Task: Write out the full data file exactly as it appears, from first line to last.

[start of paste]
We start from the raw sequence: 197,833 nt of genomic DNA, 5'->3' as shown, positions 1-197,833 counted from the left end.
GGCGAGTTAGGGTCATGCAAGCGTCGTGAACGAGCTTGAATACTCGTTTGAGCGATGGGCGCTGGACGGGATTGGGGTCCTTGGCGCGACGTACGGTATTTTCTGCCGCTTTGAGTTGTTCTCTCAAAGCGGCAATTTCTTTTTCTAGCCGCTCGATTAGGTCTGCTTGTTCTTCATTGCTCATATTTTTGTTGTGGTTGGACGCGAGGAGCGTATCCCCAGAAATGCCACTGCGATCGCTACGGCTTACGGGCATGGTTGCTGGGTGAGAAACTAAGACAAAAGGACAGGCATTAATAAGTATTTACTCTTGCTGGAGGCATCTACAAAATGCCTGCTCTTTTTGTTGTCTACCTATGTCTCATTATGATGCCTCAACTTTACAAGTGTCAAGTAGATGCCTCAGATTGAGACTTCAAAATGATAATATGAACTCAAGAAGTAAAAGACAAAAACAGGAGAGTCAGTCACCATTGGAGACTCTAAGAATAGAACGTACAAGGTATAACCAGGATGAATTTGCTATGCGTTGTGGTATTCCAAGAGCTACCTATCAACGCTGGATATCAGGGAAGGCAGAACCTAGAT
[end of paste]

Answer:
We start from the raw sequence: 197,833 nt of genomic DNA, 5'->3' as shown, positions 1-197,833 counted from the left end.
GGCGAGTTAGGGTCATGCAAGCGTCGTGAACGAGCTTGAATACTCGTTTGAGCGATGGGCGCTGGACGGGATTGGGGTCCTTGGCGCGACGTACGGTATTTTCTGCCGCTTTGAGTTGTTCTCTCAAAGCGGCAATTTCTTTTTCTAGCCGCTCGATTAGGTCTGCTTGTTCTTCATTGCTCATATTTTTGTTGTGGTTGGACGCGAGGAGCGTATCCCCAGAAATGCCACTGCGATCGCTACGGCTTACGGGCATGGTTGCTGGGTGAGAAACTAAGACAAAAGGACAGGCATTAATAAGTATTTACTCTTGCTGGAGGCATCTACAAAATGCCTGCTCTTTTTGTTGTCTACCTATGTCTCATTATGATGCCTCAACTTTACAAGTGTCAAGTAGATGCCTCAGATTGAGACTTCAAAATGATAATATGAACTCAAGAAGTAAAAGACAAAAACAGGAGAGTCAGTCACCATTGGAGACTCTAAGAATAGAACGTACAAGGTATAACCAGGATGAATTTGCTATGCGTTGTGGTATTCCAAGAGCTACCTATCAACGCTGGATATCAGGGAAGGCAGAACCTAGAT